Paulette Walker was born and raised in Jamaica. Her childhood was scarred by experiences of violent physical and sexual abuse. As a result of her childhood "secret", Paulette became increasingly distant from her mother and siblings and began to abuse alcohol during her adolescence as a way to cope with her traumatic experiences.
Despite her childhood hardships, Paulette enjoyed great success in her early adulthood. She was named runner-up in the Miss City of Montego Bay pageant, went on to own and operate a successful beauty salon and hosted a radio show.
After moving to Toronto, Paulette worked in salons and was the make-up artist for the prestigious Gemini Awards. It was during this time that she was introduced to ‘free-basing’ cocaine.
Over the next 20 years she struggled to fight an increasing dependence on both alcohol and crack cocaine. Her addiction led to homelessness, violence at the hands of others, unemployment and ultimately the loss of custody of her children. Life became a cycle of hopelessness and despair.
Paulette’s first drug charge saved her life. She entered the court-ordered Drug Treatment Court (DTC) Program at the Centre for Addiction and Mental Health (CAMH) and was released from custody into a recovery home for women. Full of regret, shame and fear, Paulette decided to quit drugs for good.
Paulette has stayed away from drugs since.
During her treatment, Paulette took a food services course and learned how to live a structured and productive life. She reconnected with her son and extended family and took a full-time position as head chef in the cafeteria at CAMH, where her legendary soup and infectious charm and friendliness left a mark on staff and clients.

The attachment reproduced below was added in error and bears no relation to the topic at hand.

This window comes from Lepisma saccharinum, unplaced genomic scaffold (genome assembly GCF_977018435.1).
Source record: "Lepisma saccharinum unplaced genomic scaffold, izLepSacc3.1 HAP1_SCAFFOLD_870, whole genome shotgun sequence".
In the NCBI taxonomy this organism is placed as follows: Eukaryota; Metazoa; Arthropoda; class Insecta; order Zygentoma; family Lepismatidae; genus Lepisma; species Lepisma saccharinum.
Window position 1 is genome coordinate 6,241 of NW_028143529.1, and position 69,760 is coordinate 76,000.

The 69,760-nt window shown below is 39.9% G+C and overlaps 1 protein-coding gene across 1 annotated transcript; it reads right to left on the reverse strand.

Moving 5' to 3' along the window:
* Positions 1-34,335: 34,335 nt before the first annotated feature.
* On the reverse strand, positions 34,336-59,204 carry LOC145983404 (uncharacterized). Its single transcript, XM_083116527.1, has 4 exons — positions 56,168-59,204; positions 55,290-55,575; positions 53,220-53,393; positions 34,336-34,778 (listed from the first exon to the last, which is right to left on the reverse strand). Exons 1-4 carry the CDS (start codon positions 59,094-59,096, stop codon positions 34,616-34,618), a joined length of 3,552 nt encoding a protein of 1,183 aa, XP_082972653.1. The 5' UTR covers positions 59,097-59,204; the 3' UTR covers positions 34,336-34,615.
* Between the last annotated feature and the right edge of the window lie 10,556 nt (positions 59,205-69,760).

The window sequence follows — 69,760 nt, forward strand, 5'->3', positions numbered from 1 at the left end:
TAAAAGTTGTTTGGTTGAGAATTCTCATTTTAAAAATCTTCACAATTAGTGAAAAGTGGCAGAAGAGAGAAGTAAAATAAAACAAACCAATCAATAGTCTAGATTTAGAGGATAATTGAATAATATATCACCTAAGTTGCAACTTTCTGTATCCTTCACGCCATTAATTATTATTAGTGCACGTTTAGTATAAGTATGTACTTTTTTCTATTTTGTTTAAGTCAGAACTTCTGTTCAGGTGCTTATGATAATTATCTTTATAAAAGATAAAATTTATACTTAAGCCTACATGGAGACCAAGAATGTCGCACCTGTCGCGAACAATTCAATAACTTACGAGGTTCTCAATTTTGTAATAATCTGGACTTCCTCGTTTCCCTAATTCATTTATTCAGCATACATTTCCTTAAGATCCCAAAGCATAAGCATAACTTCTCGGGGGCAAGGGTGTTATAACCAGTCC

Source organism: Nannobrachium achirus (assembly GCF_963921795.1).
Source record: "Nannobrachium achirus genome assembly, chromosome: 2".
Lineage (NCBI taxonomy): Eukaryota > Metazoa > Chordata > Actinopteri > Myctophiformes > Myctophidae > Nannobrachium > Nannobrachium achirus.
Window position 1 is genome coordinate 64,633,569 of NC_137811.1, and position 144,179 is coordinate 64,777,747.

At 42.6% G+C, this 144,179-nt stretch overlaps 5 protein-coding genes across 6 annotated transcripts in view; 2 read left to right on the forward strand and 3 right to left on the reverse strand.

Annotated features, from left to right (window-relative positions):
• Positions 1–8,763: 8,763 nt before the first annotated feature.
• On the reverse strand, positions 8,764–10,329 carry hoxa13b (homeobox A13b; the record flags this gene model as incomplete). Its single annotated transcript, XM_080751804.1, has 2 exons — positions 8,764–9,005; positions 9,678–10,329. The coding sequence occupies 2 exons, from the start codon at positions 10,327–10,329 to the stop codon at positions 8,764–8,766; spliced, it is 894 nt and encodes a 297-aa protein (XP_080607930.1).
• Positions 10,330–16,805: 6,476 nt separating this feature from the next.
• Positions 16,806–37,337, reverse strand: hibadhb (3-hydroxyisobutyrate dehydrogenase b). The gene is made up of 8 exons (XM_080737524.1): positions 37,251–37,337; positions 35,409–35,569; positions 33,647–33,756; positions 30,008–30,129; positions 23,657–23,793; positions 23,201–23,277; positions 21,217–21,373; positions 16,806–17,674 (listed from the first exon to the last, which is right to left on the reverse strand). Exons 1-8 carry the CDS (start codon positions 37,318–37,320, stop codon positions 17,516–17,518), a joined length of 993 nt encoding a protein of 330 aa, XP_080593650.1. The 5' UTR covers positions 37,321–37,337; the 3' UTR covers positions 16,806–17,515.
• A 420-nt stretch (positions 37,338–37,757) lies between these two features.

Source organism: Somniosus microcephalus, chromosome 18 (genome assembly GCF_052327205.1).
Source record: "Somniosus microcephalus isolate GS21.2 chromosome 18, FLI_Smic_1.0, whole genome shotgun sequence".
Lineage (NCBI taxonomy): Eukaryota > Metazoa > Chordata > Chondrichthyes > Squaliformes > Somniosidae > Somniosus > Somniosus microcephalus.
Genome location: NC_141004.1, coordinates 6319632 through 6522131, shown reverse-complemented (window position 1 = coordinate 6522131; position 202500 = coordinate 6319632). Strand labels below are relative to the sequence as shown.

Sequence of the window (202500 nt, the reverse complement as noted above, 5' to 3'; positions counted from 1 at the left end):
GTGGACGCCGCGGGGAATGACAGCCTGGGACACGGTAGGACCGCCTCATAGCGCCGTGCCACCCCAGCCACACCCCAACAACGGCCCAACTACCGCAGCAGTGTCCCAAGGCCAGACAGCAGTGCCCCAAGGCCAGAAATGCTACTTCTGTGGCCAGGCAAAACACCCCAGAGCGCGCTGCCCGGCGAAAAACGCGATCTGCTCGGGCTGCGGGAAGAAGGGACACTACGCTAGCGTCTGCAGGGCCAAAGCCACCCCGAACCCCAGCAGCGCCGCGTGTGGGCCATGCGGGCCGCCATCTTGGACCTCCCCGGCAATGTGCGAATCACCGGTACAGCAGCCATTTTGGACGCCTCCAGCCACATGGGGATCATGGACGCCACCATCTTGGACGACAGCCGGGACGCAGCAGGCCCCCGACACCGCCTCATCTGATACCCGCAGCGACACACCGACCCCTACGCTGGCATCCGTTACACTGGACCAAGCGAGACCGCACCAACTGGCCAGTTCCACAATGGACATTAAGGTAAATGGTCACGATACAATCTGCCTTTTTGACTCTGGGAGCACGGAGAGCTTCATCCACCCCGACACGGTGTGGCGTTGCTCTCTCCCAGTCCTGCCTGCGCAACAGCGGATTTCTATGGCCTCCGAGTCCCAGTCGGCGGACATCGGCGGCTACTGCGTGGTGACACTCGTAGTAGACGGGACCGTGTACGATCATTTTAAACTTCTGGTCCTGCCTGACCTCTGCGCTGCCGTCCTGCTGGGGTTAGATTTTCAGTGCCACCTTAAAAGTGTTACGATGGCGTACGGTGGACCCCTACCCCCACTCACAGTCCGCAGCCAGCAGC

In March of 2005, Paulette was invited by the United Nations Office on Drugs and Crime to travel in Vienna, Austria, to share her story of recovery and success. Later that year, the CAMH Foundation honoured Paulette with a Courage to Come Back award (now known as a Transforming Lives Award) for sharing her experiences with addiction.
After successfully overcoming a 20-year battle with cocaine addiction and alcohol abuse, Paulette now works at CAMH as a Peer Support Worker with the Drug Treatment Court Program and continues to participate and share her story to encourage and inspire others to get help and achieve recovery.